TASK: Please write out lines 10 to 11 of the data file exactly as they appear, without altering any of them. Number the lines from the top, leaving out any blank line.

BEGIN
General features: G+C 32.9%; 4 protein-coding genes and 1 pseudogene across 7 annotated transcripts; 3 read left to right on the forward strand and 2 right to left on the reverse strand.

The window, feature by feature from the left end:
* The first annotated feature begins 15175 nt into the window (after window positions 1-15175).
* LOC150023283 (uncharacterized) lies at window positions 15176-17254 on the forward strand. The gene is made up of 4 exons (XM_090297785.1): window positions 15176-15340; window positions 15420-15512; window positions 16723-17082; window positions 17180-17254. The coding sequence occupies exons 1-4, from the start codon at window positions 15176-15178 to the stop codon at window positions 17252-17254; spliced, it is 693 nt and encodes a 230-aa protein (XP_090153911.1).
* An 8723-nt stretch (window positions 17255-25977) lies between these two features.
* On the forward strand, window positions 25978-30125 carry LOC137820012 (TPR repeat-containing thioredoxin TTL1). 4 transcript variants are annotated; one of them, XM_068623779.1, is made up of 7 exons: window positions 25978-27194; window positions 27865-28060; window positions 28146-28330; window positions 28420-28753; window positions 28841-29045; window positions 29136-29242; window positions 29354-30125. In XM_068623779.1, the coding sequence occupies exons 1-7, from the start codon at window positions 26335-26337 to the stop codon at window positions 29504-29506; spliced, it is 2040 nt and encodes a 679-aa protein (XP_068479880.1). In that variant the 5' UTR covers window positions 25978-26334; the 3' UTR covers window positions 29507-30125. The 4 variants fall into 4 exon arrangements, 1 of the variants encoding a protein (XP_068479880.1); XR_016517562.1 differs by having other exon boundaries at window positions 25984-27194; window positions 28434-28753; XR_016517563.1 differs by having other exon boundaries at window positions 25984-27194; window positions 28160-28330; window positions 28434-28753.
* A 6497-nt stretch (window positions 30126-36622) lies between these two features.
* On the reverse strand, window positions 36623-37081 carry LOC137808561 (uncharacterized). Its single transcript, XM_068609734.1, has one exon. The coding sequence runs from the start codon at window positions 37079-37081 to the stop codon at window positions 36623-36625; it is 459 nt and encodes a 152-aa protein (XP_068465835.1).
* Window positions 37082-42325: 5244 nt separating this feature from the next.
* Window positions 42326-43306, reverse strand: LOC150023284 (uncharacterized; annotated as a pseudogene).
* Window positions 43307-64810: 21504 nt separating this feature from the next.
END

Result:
* Window positions 42326-43306, reverse strand: LOC150023284 (uncharacterized; annotated as a pseudogene).
* Window positions 43307-64810: 21504 nt separating this feature from the next.